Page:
HONG KONG (AP) — Seven of Hong Kong’s most prominent pro-democracy advocates had part of their convictions quashed Monday over their roles in one of the biggest pro-democracy protests in 2019.
Jimmy Lai, founder of the now-defunct Apple Daily newspaper; Martin Lee, the founding chairman of the city’s Democratic Party; and five former pro-democracy lawmakers, including barrister Margaret Ng, had been found guilty of organizing and participating an unauthorized assembly.
Lai, Lee Cheuk-yan, Leung Kwok-hung and Cyd Ho were jailed between eight and 18 months. Martin Lee, an octogenarian nicknamed the city’s “Father of Democracy,” Ng and Albert Ho were given suspended jail sentences.
Their convictions two years ago and their sentences were widely seen as another blow to the city’s flagging democracy movement under an unprecedented crackdown by Beijing and Hong Kong authorities.
Judge Andrew Macrae said he and other judges of the Court of Appeal unanimously quashed their convictions over the charge of organizing an unauthorized assembly. But their convictions over taking part in an unauthorized assembly were upheld.
Hence, the four activists who served their jail terms in prison have had part of their sentences in the case quashed, he said.
Macrae and his colleagues said in a written judgment that an organizer must take some responsibility for or do something active to plan and arrange an action.
“An inference that because they were at the front of the procession, they must have organized it … is not a realistic or suitable substitute for evidence that they were involved in its organization,” the judgment said.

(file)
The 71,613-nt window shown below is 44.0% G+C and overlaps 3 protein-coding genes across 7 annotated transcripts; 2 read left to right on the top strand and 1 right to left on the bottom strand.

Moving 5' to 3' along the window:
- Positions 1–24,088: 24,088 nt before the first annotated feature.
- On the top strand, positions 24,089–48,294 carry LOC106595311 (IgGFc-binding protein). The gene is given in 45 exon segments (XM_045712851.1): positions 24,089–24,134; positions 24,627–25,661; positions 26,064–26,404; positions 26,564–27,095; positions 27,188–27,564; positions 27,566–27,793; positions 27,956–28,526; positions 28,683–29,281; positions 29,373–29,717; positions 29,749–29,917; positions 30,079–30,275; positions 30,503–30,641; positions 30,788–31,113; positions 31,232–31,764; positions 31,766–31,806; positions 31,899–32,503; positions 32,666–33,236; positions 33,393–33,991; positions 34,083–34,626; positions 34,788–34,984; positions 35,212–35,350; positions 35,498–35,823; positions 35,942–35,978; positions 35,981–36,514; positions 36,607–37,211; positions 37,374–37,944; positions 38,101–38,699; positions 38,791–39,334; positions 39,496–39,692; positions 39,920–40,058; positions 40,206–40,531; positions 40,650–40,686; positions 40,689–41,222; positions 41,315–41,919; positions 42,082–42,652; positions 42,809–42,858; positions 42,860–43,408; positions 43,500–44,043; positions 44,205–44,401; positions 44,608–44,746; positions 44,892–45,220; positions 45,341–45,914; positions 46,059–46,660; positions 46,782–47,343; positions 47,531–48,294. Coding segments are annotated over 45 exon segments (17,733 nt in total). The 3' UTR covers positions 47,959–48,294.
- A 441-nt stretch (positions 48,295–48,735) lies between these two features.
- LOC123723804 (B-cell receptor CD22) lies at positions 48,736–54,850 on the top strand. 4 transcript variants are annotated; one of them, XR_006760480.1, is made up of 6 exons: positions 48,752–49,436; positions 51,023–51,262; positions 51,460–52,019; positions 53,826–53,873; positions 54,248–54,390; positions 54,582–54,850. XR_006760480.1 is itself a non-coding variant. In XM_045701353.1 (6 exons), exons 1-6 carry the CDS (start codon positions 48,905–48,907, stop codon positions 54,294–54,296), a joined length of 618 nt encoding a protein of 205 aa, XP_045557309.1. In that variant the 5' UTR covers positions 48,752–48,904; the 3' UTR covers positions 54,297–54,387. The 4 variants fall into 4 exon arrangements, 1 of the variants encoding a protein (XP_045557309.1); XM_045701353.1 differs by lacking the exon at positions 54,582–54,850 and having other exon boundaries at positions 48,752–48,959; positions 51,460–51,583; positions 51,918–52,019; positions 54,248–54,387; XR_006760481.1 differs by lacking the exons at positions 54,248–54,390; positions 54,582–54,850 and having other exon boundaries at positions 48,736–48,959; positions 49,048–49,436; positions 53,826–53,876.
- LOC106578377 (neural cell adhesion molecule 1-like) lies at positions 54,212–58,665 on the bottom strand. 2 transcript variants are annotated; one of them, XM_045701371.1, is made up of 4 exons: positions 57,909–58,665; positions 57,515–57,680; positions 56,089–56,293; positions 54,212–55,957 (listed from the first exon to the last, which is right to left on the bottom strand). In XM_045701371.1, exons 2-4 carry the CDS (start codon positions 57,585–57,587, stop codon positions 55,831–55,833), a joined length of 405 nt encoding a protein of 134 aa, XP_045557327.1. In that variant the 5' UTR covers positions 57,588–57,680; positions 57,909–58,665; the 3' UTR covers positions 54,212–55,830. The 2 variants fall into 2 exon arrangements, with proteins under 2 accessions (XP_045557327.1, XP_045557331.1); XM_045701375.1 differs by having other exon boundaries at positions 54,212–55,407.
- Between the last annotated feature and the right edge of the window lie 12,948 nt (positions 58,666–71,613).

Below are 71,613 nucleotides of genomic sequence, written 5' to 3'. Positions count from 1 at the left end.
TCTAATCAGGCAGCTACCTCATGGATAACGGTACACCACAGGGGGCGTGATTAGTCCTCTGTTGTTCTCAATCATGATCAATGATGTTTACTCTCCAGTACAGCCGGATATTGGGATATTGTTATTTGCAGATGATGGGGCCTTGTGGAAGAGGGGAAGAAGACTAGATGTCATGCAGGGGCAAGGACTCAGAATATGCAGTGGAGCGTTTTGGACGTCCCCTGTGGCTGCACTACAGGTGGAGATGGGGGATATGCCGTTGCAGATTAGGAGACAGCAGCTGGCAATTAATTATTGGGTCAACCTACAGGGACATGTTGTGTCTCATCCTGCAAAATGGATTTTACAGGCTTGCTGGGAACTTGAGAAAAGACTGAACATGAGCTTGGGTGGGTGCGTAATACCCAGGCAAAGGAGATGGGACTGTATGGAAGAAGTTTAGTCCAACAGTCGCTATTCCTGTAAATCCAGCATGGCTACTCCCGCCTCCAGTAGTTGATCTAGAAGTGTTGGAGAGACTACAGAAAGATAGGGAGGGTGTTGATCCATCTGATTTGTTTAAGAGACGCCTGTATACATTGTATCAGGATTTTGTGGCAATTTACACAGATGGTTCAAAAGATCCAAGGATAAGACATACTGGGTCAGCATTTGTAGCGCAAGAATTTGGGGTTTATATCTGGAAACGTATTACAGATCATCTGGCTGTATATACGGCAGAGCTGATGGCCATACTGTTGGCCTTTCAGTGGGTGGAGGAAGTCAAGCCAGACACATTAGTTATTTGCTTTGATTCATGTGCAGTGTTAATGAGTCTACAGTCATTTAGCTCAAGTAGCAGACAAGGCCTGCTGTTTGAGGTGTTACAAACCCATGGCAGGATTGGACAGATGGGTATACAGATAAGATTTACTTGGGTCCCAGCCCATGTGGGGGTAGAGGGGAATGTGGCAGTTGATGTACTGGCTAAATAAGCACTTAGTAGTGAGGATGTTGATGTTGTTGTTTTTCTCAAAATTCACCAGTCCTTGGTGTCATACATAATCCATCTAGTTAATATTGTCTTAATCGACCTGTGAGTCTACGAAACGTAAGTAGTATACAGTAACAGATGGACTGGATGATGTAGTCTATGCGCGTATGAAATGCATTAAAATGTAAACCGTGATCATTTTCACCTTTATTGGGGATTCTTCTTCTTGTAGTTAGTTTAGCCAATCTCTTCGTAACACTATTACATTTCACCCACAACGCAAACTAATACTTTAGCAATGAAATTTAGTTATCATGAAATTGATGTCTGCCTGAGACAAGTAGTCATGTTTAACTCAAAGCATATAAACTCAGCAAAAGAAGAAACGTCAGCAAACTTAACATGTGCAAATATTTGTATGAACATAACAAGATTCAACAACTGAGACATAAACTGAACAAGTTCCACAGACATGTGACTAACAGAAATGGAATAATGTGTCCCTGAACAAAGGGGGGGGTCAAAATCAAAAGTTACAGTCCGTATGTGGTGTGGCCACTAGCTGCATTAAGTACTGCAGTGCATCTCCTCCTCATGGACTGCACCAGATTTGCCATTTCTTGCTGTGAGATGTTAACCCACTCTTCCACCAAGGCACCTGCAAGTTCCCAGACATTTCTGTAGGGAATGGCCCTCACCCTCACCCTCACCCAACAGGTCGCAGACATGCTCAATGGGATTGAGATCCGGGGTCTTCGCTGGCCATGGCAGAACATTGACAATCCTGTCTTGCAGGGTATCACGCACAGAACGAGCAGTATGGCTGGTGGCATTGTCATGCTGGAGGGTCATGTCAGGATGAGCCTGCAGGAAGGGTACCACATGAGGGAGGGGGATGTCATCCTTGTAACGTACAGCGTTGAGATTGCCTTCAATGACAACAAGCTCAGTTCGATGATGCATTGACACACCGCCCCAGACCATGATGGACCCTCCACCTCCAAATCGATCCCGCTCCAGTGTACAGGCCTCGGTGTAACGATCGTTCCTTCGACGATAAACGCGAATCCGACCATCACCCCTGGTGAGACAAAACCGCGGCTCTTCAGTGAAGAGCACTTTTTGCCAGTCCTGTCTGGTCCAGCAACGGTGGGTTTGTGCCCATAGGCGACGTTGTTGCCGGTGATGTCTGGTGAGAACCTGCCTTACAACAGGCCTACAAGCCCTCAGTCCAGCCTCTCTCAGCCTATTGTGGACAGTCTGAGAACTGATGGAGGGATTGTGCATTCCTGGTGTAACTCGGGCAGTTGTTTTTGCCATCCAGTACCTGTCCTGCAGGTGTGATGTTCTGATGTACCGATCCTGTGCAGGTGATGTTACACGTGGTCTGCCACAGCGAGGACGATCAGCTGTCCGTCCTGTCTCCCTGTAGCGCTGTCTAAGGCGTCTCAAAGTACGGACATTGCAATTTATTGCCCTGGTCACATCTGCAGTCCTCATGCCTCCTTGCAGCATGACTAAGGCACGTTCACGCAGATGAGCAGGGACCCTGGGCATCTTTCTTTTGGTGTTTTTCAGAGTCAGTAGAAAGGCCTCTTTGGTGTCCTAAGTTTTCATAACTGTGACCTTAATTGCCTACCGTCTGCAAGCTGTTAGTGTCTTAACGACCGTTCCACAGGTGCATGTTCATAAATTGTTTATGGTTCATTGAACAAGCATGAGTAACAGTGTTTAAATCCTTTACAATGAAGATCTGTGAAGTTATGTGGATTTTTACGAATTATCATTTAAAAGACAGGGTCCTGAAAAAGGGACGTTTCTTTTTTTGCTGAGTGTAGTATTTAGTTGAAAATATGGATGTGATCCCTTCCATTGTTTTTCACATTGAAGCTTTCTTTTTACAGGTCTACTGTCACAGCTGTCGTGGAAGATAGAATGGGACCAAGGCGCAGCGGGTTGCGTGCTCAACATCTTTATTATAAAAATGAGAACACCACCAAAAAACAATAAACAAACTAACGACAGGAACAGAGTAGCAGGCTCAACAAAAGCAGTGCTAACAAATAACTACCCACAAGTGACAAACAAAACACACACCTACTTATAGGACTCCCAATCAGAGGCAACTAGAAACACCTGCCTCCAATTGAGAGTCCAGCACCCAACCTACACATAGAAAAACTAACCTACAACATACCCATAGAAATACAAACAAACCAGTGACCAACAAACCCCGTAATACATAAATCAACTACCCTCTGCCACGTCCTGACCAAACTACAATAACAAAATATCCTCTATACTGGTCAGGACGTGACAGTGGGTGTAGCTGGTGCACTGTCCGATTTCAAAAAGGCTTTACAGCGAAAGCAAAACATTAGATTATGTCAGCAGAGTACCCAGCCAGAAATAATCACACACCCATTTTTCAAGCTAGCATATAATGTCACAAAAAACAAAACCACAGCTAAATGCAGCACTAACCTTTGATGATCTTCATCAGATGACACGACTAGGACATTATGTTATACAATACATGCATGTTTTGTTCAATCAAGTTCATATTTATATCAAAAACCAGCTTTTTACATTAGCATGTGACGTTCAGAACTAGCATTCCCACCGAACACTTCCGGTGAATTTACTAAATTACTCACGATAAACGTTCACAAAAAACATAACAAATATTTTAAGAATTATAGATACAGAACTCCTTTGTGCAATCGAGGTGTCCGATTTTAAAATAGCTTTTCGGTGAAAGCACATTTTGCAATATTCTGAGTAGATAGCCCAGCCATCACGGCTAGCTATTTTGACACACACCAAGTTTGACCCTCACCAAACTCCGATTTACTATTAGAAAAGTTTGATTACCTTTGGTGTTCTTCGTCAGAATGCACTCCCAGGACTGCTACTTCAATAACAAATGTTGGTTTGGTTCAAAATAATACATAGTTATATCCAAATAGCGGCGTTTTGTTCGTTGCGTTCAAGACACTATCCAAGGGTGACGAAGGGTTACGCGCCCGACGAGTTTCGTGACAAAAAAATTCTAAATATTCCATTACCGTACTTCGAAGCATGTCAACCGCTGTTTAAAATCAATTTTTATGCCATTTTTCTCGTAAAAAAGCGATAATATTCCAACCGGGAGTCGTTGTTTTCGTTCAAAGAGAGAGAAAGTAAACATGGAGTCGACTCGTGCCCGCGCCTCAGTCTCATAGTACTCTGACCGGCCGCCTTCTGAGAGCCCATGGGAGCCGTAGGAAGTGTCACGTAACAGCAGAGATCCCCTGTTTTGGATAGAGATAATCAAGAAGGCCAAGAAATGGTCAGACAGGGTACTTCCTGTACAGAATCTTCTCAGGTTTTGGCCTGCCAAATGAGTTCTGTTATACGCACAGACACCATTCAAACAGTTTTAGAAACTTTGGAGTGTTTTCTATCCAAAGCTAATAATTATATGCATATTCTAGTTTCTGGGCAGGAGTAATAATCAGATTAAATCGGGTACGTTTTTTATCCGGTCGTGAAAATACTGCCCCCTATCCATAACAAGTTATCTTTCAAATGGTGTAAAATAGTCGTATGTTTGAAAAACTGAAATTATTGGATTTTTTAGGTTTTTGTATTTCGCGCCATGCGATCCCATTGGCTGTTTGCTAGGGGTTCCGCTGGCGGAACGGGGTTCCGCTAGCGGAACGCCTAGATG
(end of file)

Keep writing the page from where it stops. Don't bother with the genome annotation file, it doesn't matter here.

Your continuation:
All appellants have served out their sentences for this case. But Lai, Leung, Ho and Lee Cheuk-yan remained in custody as they were also charged under a national security law imposed by Beijing in 2020 following the massive protests.
Ng, Martin Lee, Lee Cheuk-yan and Ho were in the courtroom to hear the judges’ decision. Ho and Lee Cheuk-yan appeared tanned and spirited.
After the ruling, Ng told reporters at the entrance of the court building that they would have to study the judgment before making further comments and actions.
The charges involved a rally in August 2019 that drew an estimated 1.7 million people onto Hong Kong’s streets to call for greater police accountability and democracy. The march was relatively peaceful, compared to other protests that often morphed into violent clashes between police and protesters that year.
The 2019 movement was the city’s most concerted challenge to the Hong Kong government since the former British colony returned to China’s rule in 1997.
The pro-democracy movement waned with the arrests and exiles of democracy activists, the COVID-19 pandemic and the national security law.